Some UK rail franchisees have unilaterally introduced passenger wi-fi, although this would be easy for franchisees to see simply as an additional cost. Unlike high street retailers, where research has shown the link between wi-fi and retaining consumers, many rail passengers have no practical alternative and are, in effect, a captive audience. Yet with establishing digital connectivity requiring significant investment, passenger expectation tending for free wi-fi connectivity and a fragmented UK rail industry ecosystem, ‘lining up’ the necessary investment incentives across the industrial chain is challenging. But with the government introduction of connectivity obligations in new franchises, this has to be addressed now. 

Bringing rail and tech together 

The fragmented nature of UK rail, with track and rolling stock ownership separate from passenger service provision (with time-limited franchises), potentially hinders investment in the digital rail of tomorrow. In addition, we must learn from the decades of delay in getting mobile signals on the Tube and ensure that the policy and business environments are lined up to provide the incentives for train manufacturers, TOCs, Network Rail (with its trackside fibre and access) and telecoms operators and service providers to collaborate. 

A train full of passengers is one of the few real-world examples where ‘gigabit’ connectivity is demanded. Yet the construction of rolling stock impedes mobile signals getting in, and the large number of cuttings and tunnels (with limited roof clearance) make it hard for telecoms companies to address that, whether through more mobile base stations or satellite dishes on train roofs. 

Culture may also initially prove to be a barrier, with the sector having to engage with SMEs and start-ups which may have no knowledge of how trials and procurement is done within the rail industry. The rail and tech sectors must collaborate to determine the optimal route to the digital railway.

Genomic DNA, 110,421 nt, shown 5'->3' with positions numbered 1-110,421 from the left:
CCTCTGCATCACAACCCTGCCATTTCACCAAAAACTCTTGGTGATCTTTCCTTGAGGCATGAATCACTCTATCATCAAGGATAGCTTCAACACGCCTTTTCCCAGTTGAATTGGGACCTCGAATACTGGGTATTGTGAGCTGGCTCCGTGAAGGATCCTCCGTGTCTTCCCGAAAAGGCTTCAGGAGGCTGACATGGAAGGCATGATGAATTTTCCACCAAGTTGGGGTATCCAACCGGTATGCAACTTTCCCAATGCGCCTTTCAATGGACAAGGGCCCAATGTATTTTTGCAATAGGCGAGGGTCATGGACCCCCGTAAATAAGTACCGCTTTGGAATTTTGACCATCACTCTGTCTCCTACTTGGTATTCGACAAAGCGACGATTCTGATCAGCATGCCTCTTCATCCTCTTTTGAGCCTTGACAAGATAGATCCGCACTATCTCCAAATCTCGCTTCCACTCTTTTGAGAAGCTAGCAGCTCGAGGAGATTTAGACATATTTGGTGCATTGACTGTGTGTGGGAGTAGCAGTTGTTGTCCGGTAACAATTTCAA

For example, industry- and consumer-facing technology can potentially align in the replacement of the European GSM-R track-to-train voice communication standard, expected to be obsolete by 2030, requiring a successor system to have been identified by 2025. With 5G expected to be deployed from 2020-21, there is potential for one trackside network to serve both needs, and use global economies of scale to do so efficiently (much as EE’s network forms the core of the future Emergency Services Network). 

The UK is a highly innovative environment and Brexit won’t change that. Our technology sector is well up to the task to help the rail community create a network that is world-class, and to then showcase that innovation globally. The technology industry and whole rail community must work together to achieve this ambitious goal. techUK, as the UK’s digital industry trade association, is already working with the rail sector to support this.

For More Information

W: www.techuk.org

Tell us what you think – have your say below or email opinion@railtechnologymagazine.com 

Comments

Lutz   24/03/2017 at 11:25

The ORR goes fluffy. Wifi is not my primary concern, infact I do not use given that it is so open to abuse. I would rather attention was paid to: - Right time arrival and departure at EVERY stop, - Adequate train capacity to allow me to find a seat, - Adequate capacity to avoid delays due to operational deficits and Engineering work, - Infrastructure capacity to accelerate services with reduced journey times. unfortunately all these conversations about wifi and tea-cakes are a diversion from what I really want.